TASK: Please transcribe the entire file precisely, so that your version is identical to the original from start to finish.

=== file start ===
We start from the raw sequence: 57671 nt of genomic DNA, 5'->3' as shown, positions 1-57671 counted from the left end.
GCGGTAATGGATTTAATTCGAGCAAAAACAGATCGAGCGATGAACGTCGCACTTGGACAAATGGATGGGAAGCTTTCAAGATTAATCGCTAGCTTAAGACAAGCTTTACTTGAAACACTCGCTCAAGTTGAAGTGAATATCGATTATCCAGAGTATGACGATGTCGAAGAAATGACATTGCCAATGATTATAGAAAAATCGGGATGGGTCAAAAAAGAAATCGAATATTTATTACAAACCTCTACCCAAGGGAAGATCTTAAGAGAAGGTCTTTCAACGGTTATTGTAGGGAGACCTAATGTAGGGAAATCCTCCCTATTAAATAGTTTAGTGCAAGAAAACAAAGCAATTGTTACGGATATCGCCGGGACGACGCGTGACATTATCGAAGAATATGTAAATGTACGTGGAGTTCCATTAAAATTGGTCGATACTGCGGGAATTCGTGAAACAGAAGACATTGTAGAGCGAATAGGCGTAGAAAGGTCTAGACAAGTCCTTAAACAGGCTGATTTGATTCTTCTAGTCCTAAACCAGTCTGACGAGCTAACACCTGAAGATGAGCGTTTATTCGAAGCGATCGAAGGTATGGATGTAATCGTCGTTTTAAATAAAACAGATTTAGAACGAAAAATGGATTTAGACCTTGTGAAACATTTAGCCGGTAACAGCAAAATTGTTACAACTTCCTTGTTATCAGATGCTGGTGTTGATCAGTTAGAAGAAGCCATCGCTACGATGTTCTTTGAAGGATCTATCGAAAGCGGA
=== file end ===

We start from the raw sequence: 57671 nt of genomic DNA, 5'->3' as shown, positions 1-57671 counted from the left end.
GCGGTAATGGATTTAATTCGAGCAAAAACAGATCGAGCGATGAACGTCGCACTTGGACAAATGGATGGGAAGCTTTCAAGATTAATCGCTAGCTTAAGACAAGCTTTACTTGAAACACTCGCTCAAGTTGAAGTGAATATCGATTATCCAGAGTATGACGATGTCGAAGAAATGACATTGCCAATGATTATAGAAAAATCGGGATGGGTCAAAAAAGAAATCGAATATTTATTACAAACCTCTACCCAAGGGAAGATCTTAAGAGAAGGTCTTTCAACGGTTATTGTAGGGAGACCTAATGTAGGGAAATCCTCCCTATTAAATAGTTTAGTGCAAGAAAACAAAGCAATTGTTACGGATATCGCCGGGACGACGCGTGACATTATCGAAGAATATGTAAATGTACGTGGAGTTCCATTAAAATTGGTCGATACTGCGGGAATTCGTGAAACAGAAGACATTGTAGAGCGAATAGGCGTAGAAAGGTCTAGACAAGTCCTTAAACAGGCTGATTTGATTCTTCTAGTCCTAAACCAGTCTGACGAGCTAACACCTGAAGATGAGCGTTTATTCGAAGCGATCGAAGGTATGGATGTAATCGTCGTTTTAAATAAAACAGATTTAGAACGAAAAATGGATTTAGACCTTGTGAAACATTTAGCCGGTAACAGCAAAATTGTTACAACTTCCTTGTTATCAGATGCTGGTGTTGATCAGTTAGAAGAAGCCATCGCTACGATGTTCTTTGAAGGATCTATCGAAAGCGGA